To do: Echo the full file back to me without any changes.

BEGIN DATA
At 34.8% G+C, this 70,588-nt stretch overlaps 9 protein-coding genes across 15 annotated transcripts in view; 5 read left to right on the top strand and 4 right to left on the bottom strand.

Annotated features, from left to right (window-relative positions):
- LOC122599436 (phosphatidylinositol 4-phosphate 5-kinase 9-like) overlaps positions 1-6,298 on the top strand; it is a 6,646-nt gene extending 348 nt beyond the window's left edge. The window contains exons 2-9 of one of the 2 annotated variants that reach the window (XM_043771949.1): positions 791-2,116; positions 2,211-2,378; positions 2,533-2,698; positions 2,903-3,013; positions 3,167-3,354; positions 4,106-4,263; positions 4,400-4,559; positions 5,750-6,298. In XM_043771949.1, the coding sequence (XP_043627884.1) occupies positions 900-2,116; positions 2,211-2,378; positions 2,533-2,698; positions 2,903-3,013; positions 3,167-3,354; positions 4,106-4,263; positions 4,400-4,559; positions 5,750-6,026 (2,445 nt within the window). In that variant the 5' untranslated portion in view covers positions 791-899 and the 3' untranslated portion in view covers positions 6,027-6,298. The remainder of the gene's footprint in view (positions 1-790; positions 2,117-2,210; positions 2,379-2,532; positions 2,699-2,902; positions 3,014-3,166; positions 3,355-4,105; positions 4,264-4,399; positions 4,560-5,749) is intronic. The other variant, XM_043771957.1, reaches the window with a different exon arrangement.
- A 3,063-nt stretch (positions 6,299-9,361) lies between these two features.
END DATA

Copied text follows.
At 34.8% G+C, this 70,588-nt stretch overlaps 9 protein-coding genes across 15 annotated transcripts in view; 5 read left to right on the top strand and 4 right to left on the bottom strand.

Annotated features, from left to right (window-relative positions):
- LOC122599436 (phosphatidylinositol 4-phosphate 5-kinase 9-like) overlaps positions 1-6,298 on the top strand; it is a 6,646-nt gene extending 348 nt beyond the window's left edge. The window contains exons 2-9 of one of the 2 annotated variants that reach the window (XM_043771949.1): positions 791-2,116; positions 2,211-2,378; positions 2,533-2,698; positions 2,903-3,013; positions 3,167-3,354; positions 4,106-4,263; positions 4,400-4,559; positions 5,750-6,298. In XM_043771949.1, the coding sequence (XP_043627884.1) occupies positions 900-2,116; positions 2,211-2,378; positions 2,533-2,698; positions 2,903-3,013; positions 3,167-3,354; positions 4,106-4,263; positions 4,400-4,559; positions 5,750-6,026 (2,445 nt within the window). In that variant the 5' untranslated portion in view covers positions 791-899 and the 3' untranslated portion in view covers positions 6,027-6,298. The remainder of the gene's footprint in view (positions 1-790; positions 2,117-2,210; positions 2,379-2,532; positions 2,699-2,902; positions 3,014-3,166; positions 3,355-4,105; positions 4,264-4,399; positions 4,560-5,749) is intronic. The other variant, XM_043771957.1, reaches the window with a different exon arrangement.
- A 3,063-nt stretch (positions 6,299-9,361) lies between these two features.